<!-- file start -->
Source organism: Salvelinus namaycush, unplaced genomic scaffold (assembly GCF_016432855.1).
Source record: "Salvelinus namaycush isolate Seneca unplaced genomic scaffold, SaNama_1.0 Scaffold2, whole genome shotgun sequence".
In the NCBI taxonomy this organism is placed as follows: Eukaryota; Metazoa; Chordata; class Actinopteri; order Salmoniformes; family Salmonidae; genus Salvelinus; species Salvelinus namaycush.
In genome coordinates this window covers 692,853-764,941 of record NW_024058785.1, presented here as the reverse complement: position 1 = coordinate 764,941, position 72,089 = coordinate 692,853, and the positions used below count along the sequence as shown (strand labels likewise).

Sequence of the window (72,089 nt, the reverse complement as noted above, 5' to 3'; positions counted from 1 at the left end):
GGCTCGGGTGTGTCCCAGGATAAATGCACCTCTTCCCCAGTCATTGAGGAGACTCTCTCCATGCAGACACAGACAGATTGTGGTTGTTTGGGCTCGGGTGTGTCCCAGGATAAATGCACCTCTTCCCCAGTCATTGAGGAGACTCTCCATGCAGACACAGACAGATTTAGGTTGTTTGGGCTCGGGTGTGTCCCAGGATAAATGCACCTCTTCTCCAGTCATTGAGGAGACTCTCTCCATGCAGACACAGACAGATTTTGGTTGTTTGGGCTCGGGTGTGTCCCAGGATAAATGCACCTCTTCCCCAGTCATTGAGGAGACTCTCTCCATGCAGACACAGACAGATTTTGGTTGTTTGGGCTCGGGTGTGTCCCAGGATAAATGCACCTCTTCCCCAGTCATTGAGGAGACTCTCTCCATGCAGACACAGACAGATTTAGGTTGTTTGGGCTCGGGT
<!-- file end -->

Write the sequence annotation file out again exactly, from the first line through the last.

Source organism: Salvelinus namaycush, unplaced genomic scaffold (assembly GCF_016432855.1).
Source record: "Salvelinus namaycush isolate Seneca unplaced genomic scaffold, SaNama_1.0 Scaffold2, whole genome shotgun sequence".
In the NCBI taxonomy this organism is placed as follows: Eukaryota; Metazoa; Chordata; class Actinopteri; order Salmoniformes; family Salmonidae; genus Salvelinus; species Salvelinus namaycush.
In genome coordinates this window covers 692,853-764,941 of record NW_024058785.1, presented here as the reverse complement: position 1 = coordinate 764,941, position 72,089 = coordinate 692,853, and the positions used below count along the sequence as shown (strand labels likewise).

Sequence of the window (72,089 nt, the reverse complement as noted above, 5' to 3'; positions counted from 1 at the left end):
GGCTCGGGTGTGTCCCAGGATAAATGCACCTCTTCCCCAGTCATTGAGGAGACTCTCTCCATGCAGACACAGACAGATTGTGGTTGTTTGGGCTCGGGTGTGTCCCAGGATAAATGCACCTCTTCCCCAGTCATTGAGGAGACTCTCCATGCAGACACAGACAGATTTAGGTTGTTTGGGCTCGGGTGTGTCCCAGGATAAATGCACCTCTTCTCCAGTCATTGAGGAGACTCTCTCCATGCAGACACAGACAGATTTTGGTTGTTTGGGCTCGGGTGTGTCCCAGGATAAATGCACCTCTTCCCCAGTCATTGAGGAGACTCTCTCCATGCAGACACAGACAGATTTTGGTTGTTTGGGCTCGGGTGTGTCCCAGGATAAATGCACCTCTTCCCCAGTCATTGAGGAGACTCTCTCCATGCAGACACAGACAGATTTAGGTTGTTTGGGCTCGGGT